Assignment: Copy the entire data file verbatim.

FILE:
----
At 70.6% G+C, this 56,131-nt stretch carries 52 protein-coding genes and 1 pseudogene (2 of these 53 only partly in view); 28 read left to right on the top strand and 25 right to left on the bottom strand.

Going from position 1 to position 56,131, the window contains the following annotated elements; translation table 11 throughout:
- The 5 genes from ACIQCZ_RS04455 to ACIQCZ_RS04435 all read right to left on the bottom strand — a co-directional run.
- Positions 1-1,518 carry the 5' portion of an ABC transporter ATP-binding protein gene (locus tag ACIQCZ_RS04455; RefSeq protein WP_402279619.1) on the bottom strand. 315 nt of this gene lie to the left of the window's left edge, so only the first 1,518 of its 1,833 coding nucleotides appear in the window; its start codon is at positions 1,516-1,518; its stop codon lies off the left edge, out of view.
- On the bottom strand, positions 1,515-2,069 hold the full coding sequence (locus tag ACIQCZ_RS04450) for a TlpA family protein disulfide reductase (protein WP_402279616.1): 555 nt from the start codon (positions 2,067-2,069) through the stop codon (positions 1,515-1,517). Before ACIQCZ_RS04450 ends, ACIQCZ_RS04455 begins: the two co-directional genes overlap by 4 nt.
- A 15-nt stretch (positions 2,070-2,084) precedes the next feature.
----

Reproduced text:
At 70.6% G+C, this 56,131-nt stretch carries 52 protein-coding genes and 1 pseudogene (2 of these 53 only partly in view); 28 read left to right on the top strand and 25 right to left on the bottom strand.

Going from position 1 to position 56,131, the window contains the following annotated elements; translation table 11 throughout:
- The 5 genes from ACIQCZ_RS04455 to ACIQCZ_RS04435 all read right to left on the bottom strand — a co-directional run.
- Positions 1-1,518 carry the 5' portion of an ABC transporter ATP-binding protein gene (locus tag ACIQCZ_RS04455; RefSeq protein WP_402279619.1) on the bottom strand. 315 nt of this gene lie to the left of the window's left edge, so only the first 1,518 of its 1,833 coding nucleotides appear in the window; its start codon is at positions 1,516-1,518; its stop codon lies off the left edge, out of view.
- On the bottom strand, positions 1,515-2,069 hold the full coding sequence (locus tag ACIQCZ_RS04450) for a TlpA family protein disulfide reductase (protein WP_402279616.1): 555 nt from the start codon (positions 2,067-2,069) through the stop codon (positions 1,515-1,517). Before ACIQCZ_RS04450 ends, ACIQCZ_RS04455 begins: the two co-directional genes overlap by 4 nt.
- A 15-nt stretch (positions 2,070-2,084) precedes the next feature.